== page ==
DEAD MOON is one of the greatest bands of all time. Period. That's it.
The Oregon trio broke up in 2006, but we haven't had to say goodbye entirely. Married couple Fred and Toody Cole formed a new band, Pierced Arrows, and last year Dead Moon—with drummer Andrew Loomis—reformed for a gig at the Crystal Ballroom to celebrate the venue's 100th anniversary. The three repeated the trick just a couple of weeks ago. It didn't seem like we were ever in serious danger of losing Dead Moon—until Fred underwent heart surgery last year. He's since recovered, although his long-term hearing loss makes it unlikely for Dead Moon or Pierced Arrows to become full-time concerns again.
For the uninitiated, the 2004 documentary Unknown Passage covers all the bases, but doesn't fully diagram the power and impact of the band. The Coles were, and are, complete DIYers, right down to the house they built themselves in Clackamas. There's a mono lathe in one of the spare rooms—the same one used to cut the Kingsmen's "Louie, Louie"—and they released a string of LPs and 7-inches more or less on their own. Their most devoted fan strongholds are in Europe, particularly in the Eastern Bloc, where Dead Moon's unremittingly raw take on American blues and punk must have seemed, in the early '90s, like an earth-shattering jolt of the happiest kind.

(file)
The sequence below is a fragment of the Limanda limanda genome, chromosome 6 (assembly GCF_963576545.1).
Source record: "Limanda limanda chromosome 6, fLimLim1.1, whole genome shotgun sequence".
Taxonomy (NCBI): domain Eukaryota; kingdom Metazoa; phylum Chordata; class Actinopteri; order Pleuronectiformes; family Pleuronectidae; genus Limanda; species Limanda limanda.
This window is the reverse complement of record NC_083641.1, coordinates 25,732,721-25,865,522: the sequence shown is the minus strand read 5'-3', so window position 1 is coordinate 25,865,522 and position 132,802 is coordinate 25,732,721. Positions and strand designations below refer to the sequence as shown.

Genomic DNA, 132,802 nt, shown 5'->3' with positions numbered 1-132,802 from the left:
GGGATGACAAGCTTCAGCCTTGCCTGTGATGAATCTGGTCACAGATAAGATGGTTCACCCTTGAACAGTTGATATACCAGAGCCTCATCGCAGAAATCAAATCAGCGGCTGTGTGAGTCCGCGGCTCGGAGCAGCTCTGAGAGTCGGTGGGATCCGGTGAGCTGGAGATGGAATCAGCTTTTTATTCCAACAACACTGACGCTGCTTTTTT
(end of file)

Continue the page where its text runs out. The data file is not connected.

Unknown Passage is crusty, unglamorous, and intimately genial, just like the band. Loomis comes off as Dead Moon's patron saint, a damaged, boozy presence whose sweetness is counterbalanced by his punchy, to-the-point drumming. And the Coles seem like pioneering homesteaders flashed forward 175 years and handed buzzing plugged-in instruments. While Unknown Passage frames the Dead Moon story, tonight's real centerpiece is the stripped-down set Fred and Toody will perform after the screening. It's not time to consign this wonderful music to the history books—not yet.